The miller in Benbecula was called Am Muillear Ruadh (‘The Red-haired Miller’) and the informant knew him well before he moved out of Howbeg. This is where he had been a miller at first. The informant knew full well that this miller had the reputation of producing more mould than he should have done. The informant’s own miller in Mingarry was very honest. If two sacks of grain were given to him then you would have to take an extra sack for once the grain was ground it would fill more than the original two sacks. At one time the informant went to see the miller in Benbecula with seven bushels but only two were returned. This time the informant had two bushels in three sacks and another bushel in the fourth sack. The informant said to himself that the miller was not going to trick him this time around. But they had a dram on their way to the mill and so when the reached the mill the miller had a ploy by which he made the informant go to see the miller’s mother who had been asking for the informant. The informant did not wish to go out of sight of the grain being grounded. But every time the miller went out that his mother was complaining that the informant had not come to see her. The miller knew what the informant suspected. But the informant then asked the miller if he was going in as well. He said that he was and they both left together. The millers mother was there along with the miller’s wife and a child. The table was set with food and three cups. The informant sat round the table along with the others. They talked for a while and then the miller’s wife poured tea for the informant and the lad. The informant then asked if the miller was staying for tea but he replied that he had some earlier. The informant then knew that he had been outwitted once again for the miller would leave while he was drinking tea. The informant vowed there and then that it would never happen again. The informant was very far from being pleased but only for a little while. When the informant was lifting the grain from the chest there were only three sackfulls. The miller said that there was another sackfull on its way. They informant said that there was three sackfulls left in the chest and that he was going to take them. The miller didn’t say a word. The informant got back what he had been owed.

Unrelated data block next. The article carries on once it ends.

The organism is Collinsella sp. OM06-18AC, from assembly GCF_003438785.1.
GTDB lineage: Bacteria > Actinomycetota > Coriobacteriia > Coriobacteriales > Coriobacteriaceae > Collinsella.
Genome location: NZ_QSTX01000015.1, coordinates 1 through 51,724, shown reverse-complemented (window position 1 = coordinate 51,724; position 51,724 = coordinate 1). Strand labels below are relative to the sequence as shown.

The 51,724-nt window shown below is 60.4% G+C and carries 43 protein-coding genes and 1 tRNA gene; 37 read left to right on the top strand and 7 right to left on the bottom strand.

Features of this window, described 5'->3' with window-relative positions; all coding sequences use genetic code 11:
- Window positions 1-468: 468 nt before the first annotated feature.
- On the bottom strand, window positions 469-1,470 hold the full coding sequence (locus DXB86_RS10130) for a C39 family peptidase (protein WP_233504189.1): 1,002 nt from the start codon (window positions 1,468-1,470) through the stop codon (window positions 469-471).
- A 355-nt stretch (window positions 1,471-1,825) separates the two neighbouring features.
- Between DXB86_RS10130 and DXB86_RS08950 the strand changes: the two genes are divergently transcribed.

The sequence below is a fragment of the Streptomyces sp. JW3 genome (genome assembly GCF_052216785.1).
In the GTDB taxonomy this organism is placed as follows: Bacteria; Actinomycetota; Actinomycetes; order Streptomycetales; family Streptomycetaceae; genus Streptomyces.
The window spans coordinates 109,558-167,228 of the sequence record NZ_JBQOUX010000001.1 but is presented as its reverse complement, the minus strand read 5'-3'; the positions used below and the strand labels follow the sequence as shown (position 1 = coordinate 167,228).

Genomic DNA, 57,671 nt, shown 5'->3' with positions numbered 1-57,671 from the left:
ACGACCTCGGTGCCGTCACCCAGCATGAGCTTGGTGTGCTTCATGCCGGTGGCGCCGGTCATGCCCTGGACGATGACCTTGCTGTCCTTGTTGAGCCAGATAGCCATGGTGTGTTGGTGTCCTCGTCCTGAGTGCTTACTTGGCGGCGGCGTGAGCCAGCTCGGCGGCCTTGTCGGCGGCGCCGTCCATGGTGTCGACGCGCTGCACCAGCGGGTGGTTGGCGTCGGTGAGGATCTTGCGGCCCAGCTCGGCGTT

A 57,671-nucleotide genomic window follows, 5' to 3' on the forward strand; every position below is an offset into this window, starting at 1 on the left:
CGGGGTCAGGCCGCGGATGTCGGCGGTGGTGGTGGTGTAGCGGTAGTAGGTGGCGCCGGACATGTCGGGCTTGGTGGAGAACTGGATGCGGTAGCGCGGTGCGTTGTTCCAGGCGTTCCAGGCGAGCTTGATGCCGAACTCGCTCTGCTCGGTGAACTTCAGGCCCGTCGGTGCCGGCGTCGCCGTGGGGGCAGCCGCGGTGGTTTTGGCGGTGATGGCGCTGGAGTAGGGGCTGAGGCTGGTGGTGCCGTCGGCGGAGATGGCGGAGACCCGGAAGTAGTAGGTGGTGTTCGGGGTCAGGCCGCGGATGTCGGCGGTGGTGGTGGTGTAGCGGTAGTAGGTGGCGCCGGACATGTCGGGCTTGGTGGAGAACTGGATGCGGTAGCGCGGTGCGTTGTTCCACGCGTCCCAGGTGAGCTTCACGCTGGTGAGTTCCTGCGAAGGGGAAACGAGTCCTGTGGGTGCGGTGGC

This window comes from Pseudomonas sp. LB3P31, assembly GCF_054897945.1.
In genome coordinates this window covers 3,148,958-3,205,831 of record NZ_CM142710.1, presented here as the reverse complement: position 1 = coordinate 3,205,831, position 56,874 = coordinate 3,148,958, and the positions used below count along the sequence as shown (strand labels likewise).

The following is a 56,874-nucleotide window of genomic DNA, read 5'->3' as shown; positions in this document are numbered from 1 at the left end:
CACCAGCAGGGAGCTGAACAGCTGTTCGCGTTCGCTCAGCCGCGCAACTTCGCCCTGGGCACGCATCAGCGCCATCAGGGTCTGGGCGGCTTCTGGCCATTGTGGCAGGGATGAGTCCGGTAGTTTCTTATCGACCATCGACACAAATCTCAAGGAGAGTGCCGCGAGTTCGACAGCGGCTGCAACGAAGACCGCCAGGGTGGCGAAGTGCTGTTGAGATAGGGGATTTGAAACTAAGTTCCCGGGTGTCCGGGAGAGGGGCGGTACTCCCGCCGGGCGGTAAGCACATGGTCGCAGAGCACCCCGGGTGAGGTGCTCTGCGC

At the outbreak of WWI when the informants brothers had enlisted that was the time when stonemason work came to a stop and the informant turned his hand the working on the land. His father’s croft was far better than the one on which they had been raised. It was only half a croft. The informant then continued his work as a stonemason and he relates all the houses that he built around South Uist from around this time until around 1944. During WWI the informant’s son enlisted but was captured at St Valery [Donald John MacDonald later wrote an account of his time as a POW entitled Fo Sgàil a’ Swastika]. During this time the informant looked after the crofts.
            In 1949, the informant then relates another trip to Glasgow in order to take part in a broadcast which had been arranged by Calum Maclean and David Thompson. He stayed with his brother-in-law Donald MacIntyre in Paisley. The radio programme entitled ‘Black House Into White’ was broadcast on the 15th of March 1949 on the BBC’s 3rd Programme. The informant then describes the changes that he noted since last being in Glasgow in 1909.
            The informant began work on collecting seaweed again as Cefoil was established in 1944. In the meantime, the price of seaweed had gone up and the informant was happy with the work he was undertaking. He also notes that the seaweed was transported by lorry between South Uist and Benbecula. Informant here notes that his mother died in 1927.
            The informant then recollects that K. C. Craig came to visit him in order to collect stories from him in 1942 and came back again to visit in 1944. He notes (speaking in 1950) that the stories that he collected had yet to be published.
            The informant ends his narrative by saying that he is now more or less retired and has given up heavy work. He says that if it had not been for Calum Maclean whom he first met in March 1947 then he would not now be telling his life story. He finishes by saying that he is now aged sixty-six years of age on the second last day of the last month of Spring in 1950.